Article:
Login Register Subscribe
Current Issue


BI’s Article search uses Boolean search capabilities. If you are not familiar with these principles, here are some quick tips.

To search specifically for more than one word, put the search term in quotation marks. For example, “workers compensation”. This will limit your search to that combination of words.

To search for a combination of terms, use quotations and the & symbol. For example, “hurricane” & “loss”.

ADA accommodations go beyond cubicle, ergonomic adjustments


Employers are used to thinking of ergonomic accommodations under the Americans with Disabilities Act, but an ADA leave of absence is also considered an accommodation. Kevin Curry, national practice leader and senior vice president of sales and marketing at Reed Group Ltd., offers guidance for firms to evaluate employee requests for such leave, as well as how to comply with their obligations under the law.

The Americans with Disabilities Act requires employers to provide reasonable accommodations to enable employees with physical or mental disabilities to perform the essential functions of their jobs.

Usually when employers think of an accommodation, it's in the context of ergonomic equipment or adjustments to an employee's workspace. Workplace accommodations, however, represent only one type of accommodation. A leave of absence also can be an accommodation.

An ADA “absence” is time off granted to allow an employee with a disability to return to work. This absence is on top of any other job-protected leave that's already exhausted.

Penalties can be severe for employers who don't properly consider leave as an accommodation before terminating an employee who can't return from work after an absence, but the guidance from the U.S. Equal Employment Opportunity Commission and various court decisions is vague. As a result, many employers are uncertain of their obligations under the law.

The EEOC and the courts haven't yet provided an effective accommodation evaluation process for employers to follow. Employers need to use repeatable standards for evaluating whether an accommodation would be ADA-compliant. Here are three simple accommodation tests that can be applied to each employee absence during the ADA interactive process:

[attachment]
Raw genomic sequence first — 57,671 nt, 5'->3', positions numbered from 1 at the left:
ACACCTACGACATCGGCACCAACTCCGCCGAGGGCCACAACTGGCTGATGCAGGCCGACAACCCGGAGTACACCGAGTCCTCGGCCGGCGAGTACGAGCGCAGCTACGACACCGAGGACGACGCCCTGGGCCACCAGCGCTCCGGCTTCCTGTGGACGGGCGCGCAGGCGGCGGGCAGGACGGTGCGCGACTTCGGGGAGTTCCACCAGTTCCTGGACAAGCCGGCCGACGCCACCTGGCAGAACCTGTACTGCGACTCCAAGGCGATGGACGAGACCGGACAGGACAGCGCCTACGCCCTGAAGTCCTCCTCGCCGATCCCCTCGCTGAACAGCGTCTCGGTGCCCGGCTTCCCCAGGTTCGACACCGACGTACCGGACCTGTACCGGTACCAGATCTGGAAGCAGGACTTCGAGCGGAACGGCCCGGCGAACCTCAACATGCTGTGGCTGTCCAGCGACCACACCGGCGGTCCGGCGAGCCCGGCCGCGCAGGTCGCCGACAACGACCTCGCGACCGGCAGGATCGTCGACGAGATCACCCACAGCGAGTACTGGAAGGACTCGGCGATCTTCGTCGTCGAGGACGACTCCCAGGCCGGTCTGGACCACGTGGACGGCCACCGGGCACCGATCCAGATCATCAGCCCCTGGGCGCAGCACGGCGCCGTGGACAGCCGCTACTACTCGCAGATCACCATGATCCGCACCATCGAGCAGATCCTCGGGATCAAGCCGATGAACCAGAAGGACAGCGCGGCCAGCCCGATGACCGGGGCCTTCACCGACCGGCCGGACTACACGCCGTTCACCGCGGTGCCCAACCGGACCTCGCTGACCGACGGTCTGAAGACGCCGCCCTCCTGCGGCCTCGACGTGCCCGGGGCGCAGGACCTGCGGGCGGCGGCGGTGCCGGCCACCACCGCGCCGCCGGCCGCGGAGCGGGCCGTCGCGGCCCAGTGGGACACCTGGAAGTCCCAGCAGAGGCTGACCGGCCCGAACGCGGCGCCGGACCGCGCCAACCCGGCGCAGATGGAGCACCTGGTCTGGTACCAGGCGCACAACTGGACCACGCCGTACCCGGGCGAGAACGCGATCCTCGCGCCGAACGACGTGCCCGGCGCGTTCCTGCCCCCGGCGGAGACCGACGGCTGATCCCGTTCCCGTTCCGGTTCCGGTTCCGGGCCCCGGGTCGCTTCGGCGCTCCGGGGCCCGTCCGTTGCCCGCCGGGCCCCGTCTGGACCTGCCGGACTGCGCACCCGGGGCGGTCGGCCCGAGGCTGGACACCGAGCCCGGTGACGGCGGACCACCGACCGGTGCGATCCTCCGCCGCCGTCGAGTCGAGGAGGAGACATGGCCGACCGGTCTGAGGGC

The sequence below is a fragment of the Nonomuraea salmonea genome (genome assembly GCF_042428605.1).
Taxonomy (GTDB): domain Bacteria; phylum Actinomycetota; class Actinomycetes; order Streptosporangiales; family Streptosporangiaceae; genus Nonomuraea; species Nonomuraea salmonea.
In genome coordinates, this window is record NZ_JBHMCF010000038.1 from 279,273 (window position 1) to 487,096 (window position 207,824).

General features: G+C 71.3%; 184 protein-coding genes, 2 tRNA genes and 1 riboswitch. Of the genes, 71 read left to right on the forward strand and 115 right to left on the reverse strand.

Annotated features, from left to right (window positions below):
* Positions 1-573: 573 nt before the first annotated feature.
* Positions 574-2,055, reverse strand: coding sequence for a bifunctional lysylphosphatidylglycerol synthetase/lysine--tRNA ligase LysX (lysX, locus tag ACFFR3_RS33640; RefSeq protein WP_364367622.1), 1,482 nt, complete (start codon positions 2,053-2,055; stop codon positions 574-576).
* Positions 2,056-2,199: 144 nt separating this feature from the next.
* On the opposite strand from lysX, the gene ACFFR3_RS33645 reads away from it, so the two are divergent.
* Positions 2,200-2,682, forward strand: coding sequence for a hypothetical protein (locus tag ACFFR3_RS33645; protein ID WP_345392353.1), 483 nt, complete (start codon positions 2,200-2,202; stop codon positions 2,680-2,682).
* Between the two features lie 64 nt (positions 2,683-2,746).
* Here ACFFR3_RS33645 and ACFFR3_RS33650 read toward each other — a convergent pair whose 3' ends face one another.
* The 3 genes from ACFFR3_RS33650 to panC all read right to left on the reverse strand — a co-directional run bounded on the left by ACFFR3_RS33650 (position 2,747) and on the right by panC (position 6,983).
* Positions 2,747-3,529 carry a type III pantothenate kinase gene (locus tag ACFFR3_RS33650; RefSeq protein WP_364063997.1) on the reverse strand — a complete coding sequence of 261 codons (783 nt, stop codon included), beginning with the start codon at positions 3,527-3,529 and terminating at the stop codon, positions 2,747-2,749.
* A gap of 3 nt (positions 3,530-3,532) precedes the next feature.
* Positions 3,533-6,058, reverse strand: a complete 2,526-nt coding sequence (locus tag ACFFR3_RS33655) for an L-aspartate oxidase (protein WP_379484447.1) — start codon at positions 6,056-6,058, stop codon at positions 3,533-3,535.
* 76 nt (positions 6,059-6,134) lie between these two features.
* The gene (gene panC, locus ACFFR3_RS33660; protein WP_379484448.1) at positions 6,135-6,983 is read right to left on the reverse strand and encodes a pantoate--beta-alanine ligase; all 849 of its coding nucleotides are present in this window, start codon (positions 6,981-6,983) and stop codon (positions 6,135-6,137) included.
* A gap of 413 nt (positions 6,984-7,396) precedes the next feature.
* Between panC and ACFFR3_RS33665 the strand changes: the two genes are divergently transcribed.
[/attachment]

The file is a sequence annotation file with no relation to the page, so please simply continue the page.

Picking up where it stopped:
Accommodation test 1: Is the requested leave of absence a “reasonable” accommodation?

An employer must engage in the interactive process at the exhaustion of a job-protected absence to determine if additional leave can be offered as a reasonable accommodation.

According to the EEOC, a reasonable accommodation is simply one that is plausible or appears feasible. To determine feasibility, employers must consider a number of factors, including the length of the leave, frequency and unpredictability of any intermittent absences, and the flexibility of the employee's scheduled return-to-work date.

Unfortunately, there are very few solid rules when it comes to determining whether leave is a reasonable accommodation, or for how long a leave may last and still be considered reasonable.

Several cases have suggested two guidelines that employers may follow:

1. An employer can expect an employee to provide an estimated return to work date. Return to work in this case means the resumption of the employee's essential duties. Without an end date, an employer is not expected to be able to determine whether the accommodation is reasonable.

2. The leave request must assure an employer that an employee can perform the essential functions of his or her position in the “near future.” Because near future is not defined, employers are advised to use the three accommodation tests as a guide.

As employers work through this stage of the interactive process, remember that the EEOC considers it reasonable for an employer to modify its employment policies to accommodate an employee's impairment. This may include modifying “no-fault” or other leave or attendance policies so employees aren't terminated automatically, if they cannot return to work after the period defined in the employer's leave policy. In fact, the failure to do so has resulted in multimillion-dollar consent decrees.